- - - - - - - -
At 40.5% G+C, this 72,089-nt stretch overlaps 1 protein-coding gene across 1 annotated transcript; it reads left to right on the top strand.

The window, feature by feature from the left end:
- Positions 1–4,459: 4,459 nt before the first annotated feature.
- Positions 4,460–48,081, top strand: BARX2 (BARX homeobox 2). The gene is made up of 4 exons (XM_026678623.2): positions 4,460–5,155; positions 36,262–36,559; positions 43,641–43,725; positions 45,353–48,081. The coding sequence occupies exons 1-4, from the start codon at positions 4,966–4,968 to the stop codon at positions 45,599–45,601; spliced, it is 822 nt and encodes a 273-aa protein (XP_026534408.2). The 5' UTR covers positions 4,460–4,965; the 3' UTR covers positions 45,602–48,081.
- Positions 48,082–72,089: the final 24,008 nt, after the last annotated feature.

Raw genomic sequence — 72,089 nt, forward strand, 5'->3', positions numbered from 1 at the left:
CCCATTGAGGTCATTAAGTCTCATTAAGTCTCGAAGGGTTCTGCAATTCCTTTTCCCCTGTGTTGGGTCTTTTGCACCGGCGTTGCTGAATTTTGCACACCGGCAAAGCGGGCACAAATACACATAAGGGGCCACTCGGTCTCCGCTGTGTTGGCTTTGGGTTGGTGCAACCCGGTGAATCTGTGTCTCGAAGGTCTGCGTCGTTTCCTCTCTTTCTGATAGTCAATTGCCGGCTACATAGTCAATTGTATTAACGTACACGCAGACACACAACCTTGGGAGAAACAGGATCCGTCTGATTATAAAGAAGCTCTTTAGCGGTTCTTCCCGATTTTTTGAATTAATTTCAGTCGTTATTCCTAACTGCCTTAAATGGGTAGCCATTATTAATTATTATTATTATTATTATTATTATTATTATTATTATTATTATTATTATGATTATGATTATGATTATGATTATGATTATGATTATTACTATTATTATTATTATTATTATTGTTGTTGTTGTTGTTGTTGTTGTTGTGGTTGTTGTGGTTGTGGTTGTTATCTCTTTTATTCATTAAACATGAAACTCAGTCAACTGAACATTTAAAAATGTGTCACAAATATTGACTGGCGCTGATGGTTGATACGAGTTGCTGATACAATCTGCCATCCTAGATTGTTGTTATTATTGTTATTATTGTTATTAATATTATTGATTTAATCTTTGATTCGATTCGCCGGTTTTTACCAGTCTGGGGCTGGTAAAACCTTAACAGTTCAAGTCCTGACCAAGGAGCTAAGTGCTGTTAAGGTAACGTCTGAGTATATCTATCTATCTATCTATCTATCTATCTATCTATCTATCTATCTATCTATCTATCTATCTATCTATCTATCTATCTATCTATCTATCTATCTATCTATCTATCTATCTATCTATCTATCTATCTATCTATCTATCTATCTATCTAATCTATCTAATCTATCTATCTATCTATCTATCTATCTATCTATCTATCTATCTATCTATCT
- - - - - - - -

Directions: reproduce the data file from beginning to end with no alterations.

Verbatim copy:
At 40.5% G+C, this 72,089-nt stretch overlaps 1 protein-coding gene across 1 annotated transcript; it reads left to right on the top strand.

The window, feature by feature from the left end:
- Positions 1–4,459: 4,459 nt before the first annotated feature.
- Positions 4,460–48,081, top strand: BARX2 (BARX homeobox 2). The gene is made up of 4 exons (XM_026678623.2): positions 4,460–5,155; positions 36,262–36,559; positions 43,641–43,725; positions 45,353–48,081. The coding sequence occupies exons 1-4, from the start codon at positions 4,966–4,968 to the stop codon at positions 45,599–45,601; spliced, it is 822 nt and encodes a 273-aa protein (XP_026534408.2). The 5' UTR covers positions 4,460–4,965; the 3' UTR covers positions 45,602–48,081.
- Positions 48,082–72,089: the final 24,008 nt, after the last annotated feature.

Raw genomic sequence — 72,089 nt, forward strand, 5'->3', positions numbered from 1 at the left:
CCCATTGAGGTCATTAAGTCTCATTAAGTCTCGAAGGGTTCTGCAATTCCTTTTCCCCTGTGTTGGGTCTTTTGCACCGGCGTTGCTGAATTTTGCACACCGGCAAAGCGGGCACAAATACACATAAGGGGCCACTCGGTCTCCGCTGTGTTGGCTTTGGGTTGGTGCAACCCGGTGAATCTGTGTCTCGAAGGTCTGCGTCGTTTCCTCTCTTTCTGATAGTCAATTGCCGGCTACATAGTCAATTGTATTAACGTACACGCAGACACACAACCTTGGGAGAAACAGGATCCGTCTGATTATAAAGAAGCTCTTTAGCGGTTCTTCCCGATTTTTTGAATTAATTTCAGTCGTTATTCCTAACTGCCTTAAATGGGTAGCCATTATTAATTATTATTATTATTATTATTATTATTATTATTATTATTATTATTATTATGATTATGATTATGATTATGATTATGATTATGATTATTACTATTATTATTATTATTATTATTGTTGTTGTTGTTGTTGTTGTTGTTGTGGTTGTTGTGGTTGTGGTTGTTATCTCTTTTATTCATTAAACATGAAACTCAGTCAACTGAACATTTAAAAATGTGTCACAAATATTGACTGGCGCTGATGGTTGATACGAGTTGCTGATACAATCTGCCATCCTAGATTGTTGTTATTATTGTTATTATTGTTATTAATATTATTGATTTAATCTTTGATTCGATTCGCCGGTTTTTACCAGTCTGGGGCTGGTAAAACCTTAACAGTTCAAGTCCTGACCAAGGAGCTAAGTGCTGTTAAGGTAACGTCTGAGTATATCTATCTATCTATCTATCTATCTATCTATCTATCTATCTATCTATCTATCTATCTATCTATCTATCTATCTATCTATCTATCTATCTATCTATCTATCTATCTATCTATCTATCTATCTATCTATCTATCTATCTATCTATCTAATCTATCTAATCTATCTATCTATCTATCTATCTATCTATCTATCTATCTATCTATCTATCT